community. Beginning with an incendiary set of
music from the raging Celtic-rock group the
Clumsy Lovers, followed by the biting all-female
trio Bluehouse and a stirring performance by
folk-punk, do-it-yourself pioneer Ani DiFranco.
Boston-based Martin Sexton, one of the most
talked-about arrivals in the folk scene, also roused
audiences at Friday's performance. Despite the
over-saturation of the Boston folk community,
Sexton has managed to claw his way to notoriety
with impeccable vocal range and stage presence,
both of which were on display at Friday's show.
See FOLKFEST, Page 8A
South Asian conference draws more than 300
By Karen Schwartz
Daily Staff Reporter
LSA junior Gaurav Budhrani was
wowed by the famous speakers, writ-
ers and others who traveled to the
University from as far as London to
speak at the second annual South
Asian Awareness Network confer-
ence this weekend, attended by more
than 300 people.
Budhrani said the conference encour-
aged participants to get politically
involved in their community.
"I learned something pretty local," he
shops addressed issues such as hate
crimes, women and religion, health
and hunger and the Patriot Act.
The three categories of workshops
invited participants to learn about the
issues, showed them what they could
do to effect change, and then asked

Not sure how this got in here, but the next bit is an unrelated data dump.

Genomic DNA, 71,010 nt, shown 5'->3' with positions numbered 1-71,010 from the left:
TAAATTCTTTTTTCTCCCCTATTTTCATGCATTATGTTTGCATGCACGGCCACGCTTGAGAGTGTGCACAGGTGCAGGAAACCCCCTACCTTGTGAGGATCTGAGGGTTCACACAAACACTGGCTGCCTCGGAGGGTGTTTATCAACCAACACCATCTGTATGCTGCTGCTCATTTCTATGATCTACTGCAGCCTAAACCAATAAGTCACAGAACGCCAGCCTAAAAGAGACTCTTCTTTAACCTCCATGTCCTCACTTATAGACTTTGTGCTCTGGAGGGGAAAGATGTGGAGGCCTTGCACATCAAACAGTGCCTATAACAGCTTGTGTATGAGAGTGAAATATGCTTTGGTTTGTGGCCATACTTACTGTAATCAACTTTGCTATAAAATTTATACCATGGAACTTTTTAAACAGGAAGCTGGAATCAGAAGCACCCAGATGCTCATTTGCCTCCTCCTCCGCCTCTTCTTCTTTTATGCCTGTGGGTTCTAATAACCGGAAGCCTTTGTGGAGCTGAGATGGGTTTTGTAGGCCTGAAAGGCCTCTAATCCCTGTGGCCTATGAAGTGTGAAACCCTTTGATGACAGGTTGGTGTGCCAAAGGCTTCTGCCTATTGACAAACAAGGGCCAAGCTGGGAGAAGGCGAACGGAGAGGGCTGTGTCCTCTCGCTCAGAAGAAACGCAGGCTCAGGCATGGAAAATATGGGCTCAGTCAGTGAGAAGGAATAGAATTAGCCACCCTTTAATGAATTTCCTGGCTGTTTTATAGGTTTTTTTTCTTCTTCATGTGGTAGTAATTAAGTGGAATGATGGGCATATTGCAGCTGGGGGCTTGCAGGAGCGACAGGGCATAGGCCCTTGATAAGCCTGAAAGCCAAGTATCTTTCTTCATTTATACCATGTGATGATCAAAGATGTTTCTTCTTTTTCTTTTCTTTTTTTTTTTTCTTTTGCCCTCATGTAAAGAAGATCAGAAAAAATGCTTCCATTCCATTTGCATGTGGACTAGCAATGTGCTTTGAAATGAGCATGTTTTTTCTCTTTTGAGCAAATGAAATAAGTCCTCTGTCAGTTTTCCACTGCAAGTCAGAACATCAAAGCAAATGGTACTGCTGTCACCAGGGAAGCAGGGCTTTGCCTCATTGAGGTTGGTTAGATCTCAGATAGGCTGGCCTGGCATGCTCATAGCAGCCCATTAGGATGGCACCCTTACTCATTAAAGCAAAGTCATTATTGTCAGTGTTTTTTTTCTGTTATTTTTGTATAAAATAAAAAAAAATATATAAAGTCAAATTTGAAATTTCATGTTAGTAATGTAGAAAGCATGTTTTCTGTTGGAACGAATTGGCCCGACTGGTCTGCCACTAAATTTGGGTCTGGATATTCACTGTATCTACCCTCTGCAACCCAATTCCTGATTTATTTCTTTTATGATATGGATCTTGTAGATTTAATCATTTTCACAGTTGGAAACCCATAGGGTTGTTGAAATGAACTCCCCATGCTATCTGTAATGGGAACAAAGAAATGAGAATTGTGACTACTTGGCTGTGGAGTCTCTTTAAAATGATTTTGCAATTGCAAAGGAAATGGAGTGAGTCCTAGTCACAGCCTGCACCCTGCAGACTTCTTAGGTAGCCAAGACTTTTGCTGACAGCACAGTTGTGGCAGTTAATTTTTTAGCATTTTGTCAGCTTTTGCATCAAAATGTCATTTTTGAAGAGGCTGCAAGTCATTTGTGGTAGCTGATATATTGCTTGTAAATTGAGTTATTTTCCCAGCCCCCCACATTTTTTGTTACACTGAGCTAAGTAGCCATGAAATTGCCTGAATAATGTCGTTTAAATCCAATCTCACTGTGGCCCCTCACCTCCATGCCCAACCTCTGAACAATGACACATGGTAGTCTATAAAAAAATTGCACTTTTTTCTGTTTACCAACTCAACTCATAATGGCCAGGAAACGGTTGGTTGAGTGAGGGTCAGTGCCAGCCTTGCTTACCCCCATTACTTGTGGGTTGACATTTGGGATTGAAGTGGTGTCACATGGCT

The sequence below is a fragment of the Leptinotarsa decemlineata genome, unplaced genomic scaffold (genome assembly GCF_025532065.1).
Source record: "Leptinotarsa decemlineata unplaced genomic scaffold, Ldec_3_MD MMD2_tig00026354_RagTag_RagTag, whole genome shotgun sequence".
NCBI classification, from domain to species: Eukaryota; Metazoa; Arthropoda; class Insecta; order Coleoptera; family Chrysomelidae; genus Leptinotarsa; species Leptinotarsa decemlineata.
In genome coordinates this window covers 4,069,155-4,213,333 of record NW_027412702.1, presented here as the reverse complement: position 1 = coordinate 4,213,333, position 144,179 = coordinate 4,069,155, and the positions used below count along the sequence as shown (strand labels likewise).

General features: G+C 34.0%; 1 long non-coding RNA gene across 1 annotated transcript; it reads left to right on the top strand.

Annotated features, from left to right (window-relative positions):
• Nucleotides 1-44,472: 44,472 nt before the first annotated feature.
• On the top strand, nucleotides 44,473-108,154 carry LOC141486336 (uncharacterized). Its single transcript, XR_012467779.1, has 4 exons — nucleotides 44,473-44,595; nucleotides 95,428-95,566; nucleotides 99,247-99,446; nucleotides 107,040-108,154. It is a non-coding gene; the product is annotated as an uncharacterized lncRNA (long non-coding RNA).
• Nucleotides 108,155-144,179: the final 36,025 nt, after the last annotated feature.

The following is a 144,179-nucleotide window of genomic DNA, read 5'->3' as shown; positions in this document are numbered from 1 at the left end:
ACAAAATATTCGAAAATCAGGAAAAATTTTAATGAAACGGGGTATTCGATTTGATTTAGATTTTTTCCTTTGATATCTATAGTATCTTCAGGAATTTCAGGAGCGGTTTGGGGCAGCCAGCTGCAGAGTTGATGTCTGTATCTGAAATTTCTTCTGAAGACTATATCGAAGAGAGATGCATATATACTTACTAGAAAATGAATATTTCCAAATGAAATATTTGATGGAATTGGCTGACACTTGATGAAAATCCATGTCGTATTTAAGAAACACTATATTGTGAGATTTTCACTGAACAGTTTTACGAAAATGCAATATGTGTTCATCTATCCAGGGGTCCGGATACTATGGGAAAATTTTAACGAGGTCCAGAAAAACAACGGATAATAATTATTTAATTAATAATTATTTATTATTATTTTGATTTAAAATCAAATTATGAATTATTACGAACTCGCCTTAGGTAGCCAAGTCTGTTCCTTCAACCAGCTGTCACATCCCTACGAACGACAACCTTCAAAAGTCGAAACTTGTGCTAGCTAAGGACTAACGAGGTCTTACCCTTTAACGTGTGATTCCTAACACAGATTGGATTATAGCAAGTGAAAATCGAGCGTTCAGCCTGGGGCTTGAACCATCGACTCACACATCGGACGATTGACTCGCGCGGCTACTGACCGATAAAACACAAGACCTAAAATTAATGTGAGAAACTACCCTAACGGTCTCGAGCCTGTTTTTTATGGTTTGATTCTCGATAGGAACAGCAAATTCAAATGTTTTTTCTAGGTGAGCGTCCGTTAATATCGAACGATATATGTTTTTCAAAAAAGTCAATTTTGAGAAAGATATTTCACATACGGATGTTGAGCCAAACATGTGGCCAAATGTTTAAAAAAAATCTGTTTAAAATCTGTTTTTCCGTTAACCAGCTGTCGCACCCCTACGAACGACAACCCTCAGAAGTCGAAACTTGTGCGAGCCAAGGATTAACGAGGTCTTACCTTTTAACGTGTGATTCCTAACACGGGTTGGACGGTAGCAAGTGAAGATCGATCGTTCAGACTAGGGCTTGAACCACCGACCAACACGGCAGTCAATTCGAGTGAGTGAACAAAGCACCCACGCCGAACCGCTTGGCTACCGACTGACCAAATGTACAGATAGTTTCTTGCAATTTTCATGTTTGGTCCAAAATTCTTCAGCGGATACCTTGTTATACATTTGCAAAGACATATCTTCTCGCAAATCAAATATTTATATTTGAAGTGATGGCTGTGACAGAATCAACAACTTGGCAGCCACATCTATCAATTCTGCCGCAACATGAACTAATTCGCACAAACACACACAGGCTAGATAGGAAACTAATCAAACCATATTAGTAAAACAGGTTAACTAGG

them to imagine the future and how
the South Asian community could
grow together, said event organizer
Naik, an LSA junior, said she heard
about the conference last year and want-
ed to be a part of it. She said she felt
that while the conference focused on
"I just hope people left feeling
inspired that they can do whatever
they choose to do, it goes along with
the theme, 'Envision the Future' -
envision the future as something dif-
ferent, don't be afraid of doing what-
ever you want, envision your future
for yourself and do whatever pleases
you," she said.
Keynote speaker Vijay Prashad, who
wrote a book called "Karma of Brown
Folk," spoke about the South Asian
community and how it has been used as
a tool against other minority communi-
ties, said conference co-chair Rahul
community for a couple of reasons. One
is because the immigration policies of
this country really only let in the
smartest and most well-educated people
in our community."
He added that Prashad discussed
how as a result of only the "smartest
and best-educated people being
allowed into this country," the South
Asian community is used as an
excuse against such policies as affir-
mative action and welfare.
"The general perception that people
get is that we're hardworking and we're
inherently smarter than others, but that's